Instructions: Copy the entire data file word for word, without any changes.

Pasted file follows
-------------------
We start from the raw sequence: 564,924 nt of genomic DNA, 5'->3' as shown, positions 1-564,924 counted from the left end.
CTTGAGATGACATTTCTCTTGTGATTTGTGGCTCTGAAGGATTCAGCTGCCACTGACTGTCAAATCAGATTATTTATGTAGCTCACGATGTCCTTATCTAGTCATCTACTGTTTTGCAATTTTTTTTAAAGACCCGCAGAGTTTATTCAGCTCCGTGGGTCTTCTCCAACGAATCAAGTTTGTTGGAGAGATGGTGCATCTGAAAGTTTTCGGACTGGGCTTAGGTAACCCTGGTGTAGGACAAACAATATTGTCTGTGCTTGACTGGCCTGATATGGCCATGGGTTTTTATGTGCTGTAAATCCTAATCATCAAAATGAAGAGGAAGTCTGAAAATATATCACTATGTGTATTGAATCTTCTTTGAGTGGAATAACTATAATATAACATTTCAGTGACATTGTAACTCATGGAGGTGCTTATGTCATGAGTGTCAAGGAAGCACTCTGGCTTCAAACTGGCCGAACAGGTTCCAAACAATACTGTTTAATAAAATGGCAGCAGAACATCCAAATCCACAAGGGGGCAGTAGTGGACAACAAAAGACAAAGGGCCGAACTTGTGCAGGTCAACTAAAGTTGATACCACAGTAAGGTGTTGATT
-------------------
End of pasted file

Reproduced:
We start from the raw sequence: 564,924 nt of genomic DNA, 5'->3' as shown, positions 1-564,924 counted from the left end.
CTTGAGATGACATTTCTCTTGTGATTTGTGGCTCTGAAGGATTCAGCTGCCACTGACTGTCAAATCAGATTATTTATGTAGCTCACGATGTCCTTATCTAGTCATCTACTGTTTTGCAATTTTTTTTAAAGACCCGCAGAGTTTATTCAGCTCCGTGGGTCTTCTCCAACGAATCAAGTTTGTTGGAGAGATGGTGCATCTGAAAGTTTTCGGACTGGGCTTAGGTAACCCTGGTGTAGGACAAACAATATTGTCTGTGCTTGACTGGCCTGATATGGCCATGGGTTTTTATGTGCTGTAAATCCTAATCATCAAAATGAAGAGGAAGTCTGAAAATATATCACTATGTGTATTGAATCTTCTTTGAGTGGAATAACTATAATATAACATTTCAGTGACATTGTAACTCATGGAGGTGCTTATGTCATGAGTGTCAAGGAAGCACTCTGGCTTCAAACTGGCCGAACAGGTTCCAAACAATACTGTTTAATAAAATGGCAGCAGAACATCCAAATCCACAAGGGGGCAGTAGTGGACAACAAAAGACAAAGGGCCGAACTTGTGCAGGTCAACTAAAGTTGATACCACAGTAAGGTGTTGATT